“Real estate has really become a commodity business, and people just want to stamp out repetitive product,” says Kenneth Himmel, CEO of New York-based Related Urban Development, a development partner in Time Warner Center. “There's nothing repetitive about vertical retail and mixed-use. Every project is another exercise in brain damage.”
Temporary hemorrhaging may be worth it to some developers. Components within successful projects typically lease — or sell in the case of condos — at premiums to prices that their single-use counterparts fetch, according to Himmel and other experts. The same is true when those projects are put up for sale; they tend to generate international interest and command lower capitalization rates than single-use buildings.
About 70% of the retailers in Time Warner Center opened for business in mid-February, for example, and already most are performing far beyond their sales projections — some by as much as 70% to 80%, Himmel says. He adds that the condo sales at Time Warner Center — which totaled $750 million as of mid-April — are making history in Manhattan in terms of pricing and the speed at which they're selling.
Mixed-use makes absolutely no sense for some developers. Case in point: Washington, D.C.-based Federal Realty Investment Trust originally built its business by buying and redeveloping community shopping centers. But in the late 1990s, the retail real estate investment trust (REIT) launched a strategy to develop vertical mixed-use town centers. Then in 2002, Federal Realty junked the town center idea and announced a succession plan to replace the strategy's architect, then-CEO Steven Guttman.
The reason? Quite simply, the concept required Federal Realty to risk too much time and capital on large ground-up developments when redeveloping community centers required less of each and generated far better returns, says Larry Finger, CFO of Federal Realty. The turning point came in early 2002, as Federal Realty constructed its second major mixed-use development, the lavish $500 million first phase of Santana Row in San Jose, Calif., which included 331,000 sq. ft. of retail and 256 apartments.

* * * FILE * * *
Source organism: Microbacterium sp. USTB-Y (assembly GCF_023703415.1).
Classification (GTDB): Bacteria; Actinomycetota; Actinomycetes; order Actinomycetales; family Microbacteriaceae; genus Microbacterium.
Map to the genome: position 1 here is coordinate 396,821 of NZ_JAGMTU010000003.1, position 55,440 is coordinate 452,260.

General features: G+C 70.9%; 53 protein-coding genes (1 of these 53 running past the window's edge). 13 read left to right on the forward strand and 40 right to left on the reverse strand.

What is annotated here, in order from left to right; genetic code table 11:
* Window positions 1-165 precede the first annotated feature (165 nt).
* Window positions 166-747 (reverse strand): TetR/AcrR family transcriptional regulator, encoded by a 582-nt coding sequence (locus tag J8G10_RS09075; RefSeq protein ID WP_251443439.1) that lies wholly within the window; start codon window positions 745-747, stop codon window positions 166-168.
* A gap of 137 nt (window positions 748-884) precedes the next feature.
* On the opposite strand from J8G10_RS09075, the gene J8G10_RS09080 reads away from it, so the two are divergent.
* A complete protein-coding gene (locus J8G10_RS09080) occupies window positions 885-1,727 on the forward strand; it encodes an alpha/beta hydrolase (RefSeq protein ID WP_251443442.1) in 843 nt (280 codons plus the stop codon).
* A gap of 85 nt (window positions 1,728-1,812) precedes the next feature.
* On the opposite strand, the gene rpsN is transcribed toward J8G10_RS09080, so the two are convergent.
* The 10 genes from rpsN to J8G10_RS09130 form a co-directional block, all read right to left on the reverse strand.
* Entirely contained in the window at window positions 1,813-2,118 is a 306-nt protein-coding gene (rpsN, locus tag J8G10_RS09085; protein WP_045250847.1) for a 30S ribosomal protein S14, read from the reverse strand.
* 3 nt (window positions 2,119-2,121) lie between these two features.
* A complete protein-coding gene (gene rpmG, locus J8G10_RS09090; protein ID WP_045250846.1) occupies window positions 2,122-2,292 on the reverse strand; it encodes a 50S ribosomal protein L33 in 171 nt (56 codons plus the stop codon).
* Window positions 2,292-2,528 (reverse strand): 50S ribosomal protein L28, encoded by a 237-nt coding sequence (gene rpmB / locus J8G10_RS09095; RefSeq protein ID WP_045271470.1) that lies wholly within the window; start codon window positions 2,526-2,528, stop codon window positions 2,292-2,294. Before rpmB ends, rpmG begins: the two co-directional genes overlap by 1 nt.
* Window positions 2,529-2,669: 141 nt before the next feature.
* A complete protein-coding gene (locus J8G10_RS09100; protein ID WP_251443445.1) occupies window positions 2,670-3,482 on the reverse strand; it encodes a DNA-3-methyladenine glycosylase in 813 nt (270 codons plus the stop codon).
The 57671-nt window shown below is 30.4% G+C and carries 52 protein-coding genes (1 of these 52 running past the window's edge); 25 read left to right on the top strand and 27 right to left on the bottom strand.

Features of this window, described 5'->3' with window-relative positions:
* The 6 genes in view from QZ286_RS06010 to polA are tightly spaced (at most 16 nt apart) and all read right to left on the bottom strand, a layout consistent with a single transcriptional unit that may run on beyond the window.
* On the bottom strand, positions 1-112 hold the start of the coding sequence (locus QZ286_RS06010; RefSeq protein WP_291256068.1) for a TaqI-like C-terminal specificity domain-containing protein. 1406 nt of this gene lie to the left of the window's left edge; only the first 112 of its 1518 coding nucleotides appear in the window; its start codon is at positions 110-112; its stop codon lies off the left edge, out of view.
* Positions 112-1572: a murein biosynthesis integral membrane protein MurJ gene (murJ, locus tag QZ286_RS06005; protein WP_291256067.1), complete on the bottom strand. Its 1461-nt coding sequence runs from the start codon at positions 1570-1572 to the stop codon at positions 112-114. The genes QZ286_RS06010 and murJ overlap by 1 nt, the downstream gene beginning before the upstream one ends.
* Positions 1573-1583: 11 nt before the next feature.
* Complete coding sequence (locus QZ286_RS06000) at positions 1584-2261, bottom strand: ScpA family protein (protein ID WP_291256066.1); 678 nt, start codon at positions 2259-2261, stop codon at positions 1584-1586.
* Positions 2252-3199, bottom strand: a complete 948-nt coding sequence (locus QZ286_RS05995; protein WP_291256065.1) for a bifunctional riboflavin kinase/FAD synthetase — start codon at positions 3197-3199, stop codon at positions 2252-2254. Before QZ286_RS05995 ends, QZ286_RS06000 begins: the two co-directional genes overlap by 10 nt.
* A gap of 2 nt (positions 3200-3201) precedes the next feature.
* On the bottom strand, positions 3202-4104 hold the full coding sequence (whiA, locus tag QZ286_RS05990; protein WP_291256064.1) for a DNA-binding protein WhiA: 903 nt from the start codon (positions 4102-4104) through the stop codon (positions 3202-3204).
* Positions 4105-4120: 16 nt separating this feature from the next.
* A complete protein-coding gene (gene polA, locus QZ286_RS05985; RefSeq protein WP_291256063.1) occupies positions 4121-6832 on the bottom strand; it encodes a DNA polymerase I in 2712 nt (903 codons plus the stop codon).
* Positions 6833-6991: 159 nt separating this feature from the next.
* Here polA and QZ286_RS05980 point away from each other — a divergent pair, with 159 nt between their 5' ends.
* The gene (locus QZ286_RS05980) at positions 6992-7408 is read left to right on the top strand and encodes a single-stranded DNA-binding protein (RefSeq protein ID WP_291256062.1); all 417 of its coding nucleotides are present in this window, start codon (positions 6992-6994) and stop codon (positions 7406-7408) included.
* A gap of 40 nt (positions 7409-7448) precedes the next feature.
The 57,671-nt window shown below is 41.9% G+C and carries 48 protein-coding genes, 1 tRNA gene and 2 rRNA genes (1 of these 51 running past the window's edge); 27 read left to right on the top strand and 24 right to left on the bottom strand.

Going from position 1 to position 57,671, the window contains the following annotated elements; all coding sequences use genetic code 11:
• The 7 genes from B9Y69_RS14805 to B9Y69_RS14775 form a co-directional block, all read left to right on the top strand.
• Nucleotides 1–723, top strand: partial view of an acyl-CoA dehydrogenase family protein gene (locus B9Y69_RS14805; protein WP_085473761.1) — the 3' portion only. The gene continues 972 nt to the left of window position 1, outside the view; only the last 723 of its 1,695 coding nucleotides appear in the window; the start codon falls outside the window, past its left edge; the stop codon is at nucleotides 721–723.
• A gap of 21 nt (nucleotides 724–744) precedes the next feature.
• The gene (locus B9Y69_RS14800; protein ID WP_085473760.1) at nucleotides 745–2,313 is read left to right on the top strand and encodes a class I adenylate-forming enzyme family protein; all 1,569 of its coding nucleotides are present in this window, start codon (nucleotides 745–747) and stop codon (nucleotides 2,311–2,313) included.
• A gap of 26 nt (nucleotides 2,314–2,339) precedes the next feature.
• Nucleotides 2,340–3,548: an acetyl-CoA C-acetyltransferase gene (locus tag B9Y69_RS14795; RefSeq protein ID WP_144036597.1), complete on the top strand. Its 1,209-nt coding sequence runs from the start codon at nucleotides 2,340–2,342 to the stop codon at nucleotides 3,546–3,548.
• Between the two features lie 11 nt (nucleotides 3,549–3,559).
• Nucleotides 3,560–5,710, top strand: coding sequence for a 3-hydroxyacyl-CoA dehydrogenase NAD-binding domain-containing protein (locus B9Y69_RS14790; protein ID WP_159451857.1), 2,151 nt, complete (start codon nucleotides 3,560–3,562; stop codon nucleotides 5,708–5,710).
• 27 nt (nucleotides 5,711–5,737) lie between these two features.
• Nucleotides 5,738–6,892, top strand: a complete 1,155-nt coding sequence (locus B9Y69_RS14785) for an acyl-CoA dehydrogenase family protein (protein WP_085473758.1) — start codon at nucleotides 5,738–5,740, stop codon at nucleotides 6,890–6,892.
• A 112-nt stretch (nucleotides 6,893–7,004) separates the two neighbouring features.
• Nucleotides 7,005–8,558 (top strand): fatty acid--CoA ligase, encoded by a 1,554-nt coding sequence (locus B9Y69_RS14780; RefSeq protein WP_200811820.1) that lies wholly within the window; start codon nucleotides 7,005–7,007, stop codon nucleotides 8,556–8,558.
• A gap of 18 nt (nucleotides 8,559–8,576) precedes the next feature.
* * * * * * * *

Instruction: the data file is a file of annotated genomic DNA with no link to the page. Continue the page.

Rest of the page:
The project, undertaken at the height of the dot-com bubble, opened in late 2002 amid one of San Jose's worst apartment markets. Worse, a disastrous fire in August of that year prevented apartment renters and retail tenants from moving in when the center opened.
Even with insurance covering nearly all of the REIT's loss, Federal Realty expects to reach a stabilized cash-on-cash return of only 5% next year on the first phase, says Finger, who joined the REIT in 2002. (Subsequent phases will generate more returns, however, and require less capital.)
“The first time I set eyes on Santana Row, which was before I took the job, I said, ‘It's a great project, but it's a terrible investment,’” recalls Finger. “Time is what creates risk, and you're delivering these projects into a market that you can't possibly foresee.”
Mixed-use poses particularly vexing challenges for REITs in general. First, publicly traded companies must answer to shareholders, who usually demand that the REIT focus on a single property type. Second, the firms strive to keep their equity/debt ratios more or less in balance, which requires them to dump more cash into a project than private developers.
Private companies that work in the mixed-use arena enjoy financing requirements common in typical single-use projects: about 25% equity to 75% debt. But for the past 50 years, debt lenders and equity providers have typically analyzed and financed single-use developments; the lion's share are unfamiliar with the complexities of vertical mixed-use projects.
Still, some investors are becoming frequent players in the space. Investment management firm MacFarlane Partners in San Francisco last year acquired a $359 million participation in GMAC's $1.22 billion commercial construction loan on Time Warner Center. MacFarlane also has agreed to buy 49.5% of Time Warner Center's retail space, though it won't complete the sale until early next year. The investment firm will only say that the price will range from $425 million to $500 million.
Chuck Berman, managing principal of MacFarlane, maintains that fruitful mixed-use investments hinge on having in-house development experience with multiple property types and an intimate knowledge of the mixed-use developer. “The issue is how much have they [developers] done before and how have they handled problems?” Berman says. “There are developers who are extraordinarily litigious, developers who never write checks and give you the building back, and developers who are with you until the end.”
Balancing Tenants' Needs